Technology vendors can easily fall into a “control” mindset. Here's what it is, and how it happens...
The Control Mindset
If you’ve built the software, no one knows it better than you do, right?
And since you know the product best, you’re best suited to implement the product, right?
And since you’ve built the product and implemented the product, who better to support the product than you?
When it comes time to add new capabilities to the product, who else could possibly build the functionality to better integrate with the original product? Only you, right?
According to the control mindset, the customer experience is managed best when a single vendor owns the experience, from top to bottom. The most famous example comes from one of history’s most famous technology vendors and brands: Apple.
An Example of the Control Mindset
Steve Jobs was fond of saying that “(Apple products were) superior to other brands, because they were vertically integrated. Apple closely integrates the software with the hardware, and they just work.”
Apple built the operating system, the software applications, the hardware and even the related platforms (iTunes and the App Store). Support for Apple products is delivered by Apple employees in places like the “Genius Bar.” And you buy your Apple products in an Apple Store.
The goal of this vertical integration is to deliver an amazing customer experience. If you control every component, you control the result. It's worked for Apple, but is it the only way for a software company to create an amazing customer experience?
Last week’s 2017 Workday Rising Event in Chicago showed how multiple vendors with a shared vision can create an exceptional customer experience. Let’s take a closer look, starting with the product.
The Core Product – Workday HCM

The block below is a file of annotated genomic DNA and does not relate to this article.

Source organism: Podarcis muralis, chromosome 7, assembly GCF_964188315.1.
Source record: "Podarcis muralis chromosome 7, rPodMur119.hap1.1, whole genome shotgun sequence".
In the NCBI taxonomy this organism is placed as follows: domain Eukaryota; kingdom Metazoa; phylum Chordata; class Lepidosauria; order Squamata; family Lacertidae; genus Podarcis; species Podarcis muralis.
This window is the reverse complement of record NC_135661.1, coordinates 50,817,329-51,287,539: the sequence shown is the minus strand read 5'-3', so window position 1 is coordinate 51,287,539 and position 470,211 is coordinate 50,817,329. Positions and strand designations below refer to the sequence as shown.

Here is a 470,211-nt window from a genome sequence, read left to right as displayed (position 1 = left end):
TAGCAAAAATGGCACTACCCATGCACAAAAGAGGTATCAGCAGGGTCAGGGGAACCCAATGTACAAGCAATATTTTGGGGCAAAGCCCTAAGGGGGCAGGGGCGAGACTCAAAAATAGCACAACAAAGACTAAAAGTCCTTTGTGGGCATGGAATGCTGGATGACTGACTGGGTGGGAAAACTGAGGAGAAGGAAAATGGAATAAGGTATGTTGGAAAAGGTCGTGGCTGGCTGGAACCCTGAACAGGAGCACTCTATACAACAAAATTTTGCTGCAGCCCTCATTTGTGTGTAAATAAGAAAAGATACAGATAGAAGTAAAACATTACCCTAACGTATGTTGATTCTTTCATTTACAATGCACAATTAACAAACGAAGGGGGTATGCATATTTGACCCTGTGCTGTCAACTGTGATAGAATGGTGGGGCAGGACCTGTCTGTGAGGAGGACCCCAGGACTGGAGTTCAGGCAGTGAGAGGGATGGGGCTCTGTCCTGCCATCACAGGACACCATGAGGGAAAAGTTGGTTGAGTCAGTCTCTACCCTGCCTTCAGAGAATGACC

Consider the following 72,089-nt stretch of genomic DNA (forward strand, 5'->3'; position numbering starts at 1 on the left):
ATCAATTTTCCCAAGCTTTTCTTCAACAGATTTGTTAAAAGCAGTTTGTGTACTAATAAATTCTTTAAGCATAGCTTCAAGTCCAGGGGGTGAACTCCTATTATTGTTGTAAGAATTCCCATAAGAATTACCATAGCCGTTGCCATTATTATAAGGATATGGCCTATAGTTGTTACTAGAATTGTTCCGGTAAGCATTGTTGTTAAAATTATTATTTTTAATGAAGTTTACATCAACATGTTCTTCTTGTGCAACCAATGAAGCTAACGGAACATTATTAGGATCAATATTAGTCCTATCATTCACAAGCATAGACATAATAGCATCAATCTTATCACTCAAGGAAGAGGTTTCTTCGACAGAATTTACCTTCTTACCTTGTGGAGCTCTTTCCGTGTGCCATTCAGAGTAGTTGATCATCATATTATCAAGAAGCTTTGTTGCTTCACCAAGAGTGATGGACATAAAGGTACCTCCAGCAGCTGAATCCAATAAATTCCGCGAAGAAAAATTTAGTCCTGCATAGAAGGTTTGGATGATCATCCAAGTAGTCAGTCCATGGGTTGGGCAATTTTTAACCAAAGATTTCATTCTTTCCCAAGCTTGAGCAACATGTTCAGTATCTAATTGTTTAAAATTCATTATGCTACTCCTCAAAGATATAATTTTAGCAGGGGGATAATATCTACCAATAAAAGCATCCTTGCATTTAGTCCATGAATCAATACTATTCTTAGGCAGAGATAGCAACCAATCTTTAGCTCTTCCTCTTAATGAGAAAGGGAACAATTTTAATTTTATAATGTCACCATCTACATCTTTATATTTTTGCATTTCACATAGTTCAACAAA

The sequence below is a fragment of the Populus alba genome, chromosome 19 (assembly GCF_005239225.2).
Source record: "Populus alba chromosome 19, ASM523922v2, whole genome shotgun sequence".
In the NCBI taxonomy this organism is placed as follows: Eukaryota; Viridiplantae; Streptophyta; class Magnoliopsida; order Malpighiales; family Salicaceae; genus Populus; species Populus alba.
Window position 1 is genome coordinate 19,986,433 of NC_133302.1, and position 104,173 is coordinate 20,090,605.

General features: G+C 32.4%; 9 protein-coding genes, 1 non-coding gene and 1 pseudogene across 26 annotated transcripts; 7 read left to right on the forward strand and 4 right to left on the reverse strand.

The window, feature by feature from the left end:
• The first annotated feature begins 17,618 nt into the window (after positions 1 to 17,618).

Since its founding by Dave Duffield in 2005, Workday has ascended to a high leadership position in Gartner’s Magic Quadrant for Cloud HCM Suites for Midmarket and Large Enterprises. According to Gartner, Workday differentiates itself from its competitors by deploying all its HCM functionality on a natively developed application, with a single security model and user experience.
That sounds a lot like Apple, doesn’t it? Well wait, the story’s not over.
Implementations by Service Partners
Workday was first implemented at a customer site in 2007. That’s also when the first Service Partner joined forces with Workday. So, while Workday saw the wisdom of natively-developed software, they also saw wisdom in expanded their ecosystem to deliver customer satisfaction.
Integrated Applications by Certified Solution Partners
Rarely does a software product stand alone. Workday understands that its customers use other applications, and that they need those applications to reliably integrate with their Workday employee data.
Certified Solution Partners like Neocase have been through the Workday partner program to develop a full integration life cycle that meets the unique needs of our joint customers. These integrations have been through Workday's extensive Certification Program to ensure quality and consistency with Workday's products and release cycles.
While we’re on the topic of integrating applications into Workday, why not take it one step further…
The Open Cloud Platform
The Big Announcement at last week’s Workday Rising event was the decision to open the Workday platform to customers and partners. According to Dan Beck, Sr. VP of Workday Platform Technology, “We expect customers to utilize a combination of Workday Platform Services as well as third-party cloud services. We don’t just think this is okay; we expect it.”
The decision to open the platform is consistent Workday’s previous decisions to collaborate with external expertise (Service Partners and Solution Providers) for the benefit of the customer base. And Neocase is proud to be an early participant in this program, to make our solutions more conveniently accessible to Workday customers.
A well-orchestrated ecosystem will ultimately deliver more value to the customer than a well-controlled vertical integration by a single vendor.
A collaborative mindset ultimately creates more value than a control mindset.
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